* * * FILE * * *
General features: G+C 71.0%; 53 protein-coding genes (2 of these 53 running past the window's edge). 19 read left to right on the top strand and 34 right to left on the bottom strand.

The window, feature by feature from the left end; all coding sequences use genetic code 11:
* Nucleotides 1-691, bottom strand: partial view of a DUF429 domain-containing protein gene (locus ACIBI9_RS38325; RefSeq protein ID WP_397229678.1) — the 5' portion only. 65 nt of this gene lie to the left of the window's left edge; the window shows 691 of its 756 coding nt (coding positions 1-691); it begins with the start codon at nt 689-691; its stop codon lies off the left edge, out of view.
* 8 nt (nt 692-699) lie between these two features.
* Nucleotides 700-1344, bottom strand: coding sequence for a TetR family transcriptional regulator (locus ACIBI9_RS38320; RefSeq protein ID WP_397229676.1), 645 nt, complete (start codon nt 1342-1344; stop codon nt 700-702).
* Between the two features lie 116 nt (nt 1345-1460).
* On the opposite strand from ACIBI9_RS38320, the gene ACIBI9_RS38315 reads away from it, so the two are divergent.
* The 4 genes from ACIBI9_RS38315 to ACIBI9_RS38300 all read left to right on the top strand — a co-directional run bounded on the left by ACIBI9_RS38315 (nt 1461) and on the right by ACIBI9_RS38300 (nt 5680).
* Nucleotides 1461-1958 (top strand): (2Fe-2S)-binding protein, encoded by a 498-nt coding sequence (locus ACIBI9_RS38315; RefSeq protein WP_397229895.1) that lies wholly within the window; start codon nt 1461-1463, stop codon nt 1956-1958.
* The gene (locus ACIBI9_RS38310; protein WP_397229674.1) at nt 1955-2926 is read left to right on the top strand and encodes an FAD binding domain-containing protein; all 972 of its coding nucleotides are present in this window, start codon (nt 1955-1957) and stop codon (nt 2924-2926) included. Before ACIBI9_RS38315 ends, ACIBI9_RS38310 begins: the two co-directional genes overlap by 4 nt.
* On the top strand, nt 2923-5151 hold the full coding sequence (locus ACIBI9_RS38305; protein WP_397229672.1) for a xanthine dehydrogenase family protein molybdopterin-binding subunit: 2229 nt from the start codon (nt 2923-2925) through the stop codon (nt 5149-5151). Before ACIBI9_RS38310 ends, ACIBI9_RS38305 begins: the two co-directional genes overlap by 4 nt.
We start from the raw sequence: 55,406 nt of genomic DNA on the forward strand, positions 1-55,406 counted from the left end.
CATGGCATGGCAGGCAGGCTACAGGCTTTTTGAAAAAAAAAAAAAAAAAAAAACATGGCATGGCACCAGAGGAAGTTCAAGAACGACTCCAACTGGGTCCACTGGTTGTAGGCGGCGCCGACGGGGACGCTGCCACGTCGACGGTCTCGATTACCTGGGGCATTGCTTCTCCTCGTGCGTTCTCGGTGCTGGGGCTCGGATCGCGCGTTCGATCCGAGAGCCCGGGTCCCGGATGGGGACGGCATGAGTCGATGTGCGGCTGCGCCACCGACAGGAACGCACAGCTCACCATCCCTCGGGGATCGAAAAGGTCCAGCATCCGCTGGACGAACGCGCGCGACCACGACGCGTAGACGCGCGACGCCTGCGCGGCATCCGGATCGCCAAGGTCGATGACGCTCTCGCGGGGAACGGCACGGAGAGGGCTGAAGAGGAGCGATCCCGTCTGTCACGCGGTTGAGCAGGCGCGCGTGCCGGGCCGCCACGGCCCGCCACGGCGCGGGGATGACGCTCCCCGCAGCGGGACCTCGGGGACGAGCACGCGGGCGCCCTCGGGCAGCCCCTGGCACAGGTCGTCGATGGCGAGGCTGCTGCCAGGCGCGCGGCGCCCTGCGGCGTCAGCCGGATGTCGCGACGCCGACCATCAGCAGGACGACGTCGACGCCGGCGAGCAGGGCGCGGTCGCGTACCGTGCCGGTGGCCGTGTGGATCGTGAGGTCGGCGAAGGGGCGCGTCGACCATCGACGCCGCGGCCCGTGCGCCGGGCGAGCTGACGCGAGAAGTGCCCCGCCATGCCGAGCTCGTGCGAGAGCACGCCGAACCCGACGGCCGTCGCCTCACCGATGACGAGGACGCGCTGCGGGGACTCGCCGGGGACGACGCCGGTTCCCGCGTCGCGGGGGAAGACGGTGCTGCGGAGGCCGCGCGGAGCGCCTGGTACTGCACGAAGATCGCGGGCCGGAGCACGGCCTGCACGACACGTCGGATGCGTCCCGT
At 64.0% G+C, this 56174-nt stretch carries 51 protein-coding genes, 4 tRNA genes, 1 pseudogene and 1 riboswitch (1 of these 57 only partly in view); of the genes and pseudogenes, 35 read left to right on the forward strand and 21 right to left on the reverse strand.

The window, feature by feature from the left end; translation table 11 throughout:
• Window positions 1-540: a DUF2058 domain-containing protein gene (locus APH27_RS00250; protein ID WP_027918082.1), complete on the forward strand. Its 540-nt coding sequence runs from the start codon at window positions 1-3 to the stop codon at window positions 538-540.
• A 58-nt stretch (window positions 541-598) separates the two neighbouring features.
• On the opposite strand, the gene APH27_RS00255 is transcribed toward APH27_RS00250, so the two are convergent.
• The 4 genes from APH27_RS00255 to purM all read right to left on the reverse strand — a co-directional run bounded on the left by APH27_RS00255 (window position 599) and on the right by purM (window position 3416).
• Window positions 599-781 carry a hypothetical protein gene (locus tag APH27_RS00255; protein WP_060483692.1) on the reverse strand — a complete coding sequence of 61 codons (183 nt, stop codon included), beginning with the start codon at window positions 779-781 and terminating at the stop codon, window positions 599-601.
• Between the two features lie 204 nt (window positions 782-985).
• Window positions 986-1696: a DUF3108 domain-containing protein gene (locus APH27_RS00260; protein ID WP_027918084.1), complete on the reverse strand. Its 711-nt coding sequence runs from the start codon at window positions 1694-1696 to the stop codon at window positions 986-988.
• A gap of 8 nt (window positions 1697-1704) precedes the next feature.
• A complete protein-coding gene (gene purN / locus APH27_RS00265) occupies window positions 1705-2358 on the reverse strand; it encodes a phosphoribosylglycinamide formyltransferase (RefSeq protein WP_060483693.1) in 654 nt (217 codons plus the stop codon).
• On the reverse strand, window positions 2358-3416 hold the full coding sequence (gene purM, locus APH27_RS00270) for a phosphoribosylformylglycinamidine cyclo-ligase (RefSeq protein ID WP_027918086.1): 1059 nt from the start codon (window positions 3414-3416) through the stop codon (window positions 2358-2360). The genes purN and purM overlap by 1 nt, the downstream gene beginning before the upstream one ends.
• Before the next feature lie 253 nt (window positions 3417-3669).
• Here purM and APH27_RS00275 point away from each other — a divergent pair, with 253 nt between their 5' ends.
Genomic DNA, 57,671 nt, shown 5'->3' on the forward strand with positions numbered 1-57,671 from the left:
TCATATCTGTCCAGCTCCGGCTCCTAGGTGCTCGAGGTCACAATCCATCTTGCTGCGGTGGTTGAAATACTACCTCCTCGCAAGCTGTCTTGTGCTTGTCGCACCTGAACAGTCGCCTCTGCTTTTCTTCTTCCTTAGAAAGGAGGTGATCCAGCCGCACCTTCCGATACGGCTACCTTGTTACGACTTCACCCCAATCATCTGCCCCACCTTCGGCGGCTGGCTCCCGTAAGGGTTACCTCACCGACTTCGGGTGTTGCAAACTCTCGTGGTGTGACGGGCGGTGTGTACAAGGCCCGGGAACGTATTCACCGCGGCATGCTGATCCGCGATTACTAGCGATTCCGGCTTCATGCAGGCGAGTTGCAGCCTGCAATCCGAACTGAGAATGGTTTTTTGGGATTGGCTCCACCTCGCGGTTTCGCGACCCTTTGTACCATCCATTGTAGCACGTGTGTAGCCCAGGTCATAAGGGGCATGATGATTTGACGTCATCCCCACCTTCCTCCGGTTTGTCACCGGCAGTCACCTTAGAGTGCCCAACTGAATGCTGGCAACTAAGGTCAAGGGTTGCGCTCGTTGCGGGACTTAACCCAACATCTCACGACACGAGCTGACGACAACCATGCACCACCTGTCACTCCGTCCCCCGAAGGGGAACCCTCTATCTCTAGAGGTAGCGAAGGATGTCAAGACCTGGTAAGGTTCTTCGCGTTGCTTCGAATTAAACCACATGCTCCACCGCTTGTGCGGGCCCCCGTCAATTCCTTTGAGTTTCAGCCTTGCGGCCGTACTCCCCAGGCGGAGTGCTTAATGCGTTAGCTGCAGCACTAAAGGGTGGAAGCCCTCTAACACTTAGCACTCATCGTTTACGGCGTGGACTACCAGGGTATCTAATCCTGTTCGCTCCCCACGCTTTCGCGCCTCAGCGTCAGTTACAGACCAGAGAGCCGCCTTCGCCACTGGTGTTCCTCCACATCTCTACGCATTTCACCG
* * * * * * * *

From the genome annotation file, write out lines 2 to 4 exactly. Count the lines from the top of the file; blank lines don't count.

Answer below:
The window, feature by feature from the left end; all coding sequences use genetic code 11:
* Nucleotides 1-691, bottom strand: partial view of a DUF429 domain-containing protein gene (locus ACIBI9_RS38325; RefSeq protein ID WP_397229678.1) — the 5' portion only. 65 nt of this gene lie to the left of the window's left edge; the window shows 691 of its 756 coding nt (coding positions 1-691); it begins with the start codon at nt 689-691; its stop codon lies off the left edge, out of view.
* 8 nt (nt 692-699) lie between these two features.